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Fifty years ago, Khao San Road was known locally as a good place to buy rice. Today, it's the most famous backpacker ghetto in the world.
This notorious strip of cheap digs and bars was originally projected into fame by pot-smoking hippies ambling their way along the four Ks of Kabul, Kathmandu, KSR and Kuta back in the 1970s. Despite its complete transformation since then, Khao San's exotic allure has stayed alive in traveller imaginations, fired partly by the decent book-turned-rather-lacklustre-film, The Beach.
Modern Khao San is a hub of somewhat crazed activity that reminds us of the scene at a free-flowing music festival, but with a lot of tuk tuks. It's home to dizzying neon lights, dusty silver shops, persistent touts, stalls selling everything from tie-dyed tank tops to fake Harvard masters degrees, ubiquitous pad Thai and fried bug carts, rowdy bucket bars, tattoo parlours that make a killing off people coming from the rowdy bucket bars, a fastfood joint or two and the occasional Thai granny who shakes her head at the hippies while remembering when it was still a quaint little rice-selling community. Khao San is heaven for some and hell for a few, but it's worth a stroll at least once in a lifetime.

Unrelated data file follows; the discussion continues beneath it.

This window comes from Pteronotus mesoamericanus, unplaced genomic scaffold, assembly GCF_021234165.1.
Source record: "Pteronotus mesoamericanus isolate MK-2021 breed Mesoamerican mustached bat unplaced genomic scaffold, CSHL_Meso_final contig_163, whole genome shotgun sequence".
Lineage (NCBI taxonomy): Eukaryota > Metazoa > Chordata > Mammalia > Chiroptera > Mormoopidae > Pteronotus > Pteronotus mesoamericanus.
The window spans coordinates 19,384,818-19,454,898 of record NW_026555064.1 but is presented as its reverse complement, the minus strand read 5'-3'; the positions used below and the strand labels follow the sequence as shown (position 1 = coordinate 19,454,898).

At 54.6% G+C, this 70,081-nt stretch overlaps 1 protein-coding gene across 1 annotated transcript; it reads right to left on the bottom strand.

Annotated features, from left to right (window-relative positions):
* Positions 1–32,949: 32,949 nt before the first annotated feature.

It would however be unfair to label this whole area as a backpacker ghetto. Khao San Road itself is a fairly short street situated within walking distance of Ko Rattanakosin in the heart of the old city, known as Banglamphu. Although budget guesthouses and increasingly more upmarket hotels stretch outwards from Khao San for quite a way, the surrounding area is still one of the most charming and historic in the city.
Running parallel just north of Khao San Road and continuing across Chakrabongse Road to the west is Soi Rambutri, which was the first neighbourhood street to be gobbled up by the backpacker craze and now feels like Khao San-lite. Beyond that, Phra Athit Road runs along the river and hosts artsy cafes and bars, laidback guesthouses and some fantastic hole-in-the-wall eateries. North of Khao San you'll find a similarly low-key atmosphere amid the old city streets that meander up towards Dusit.
By David Luekens.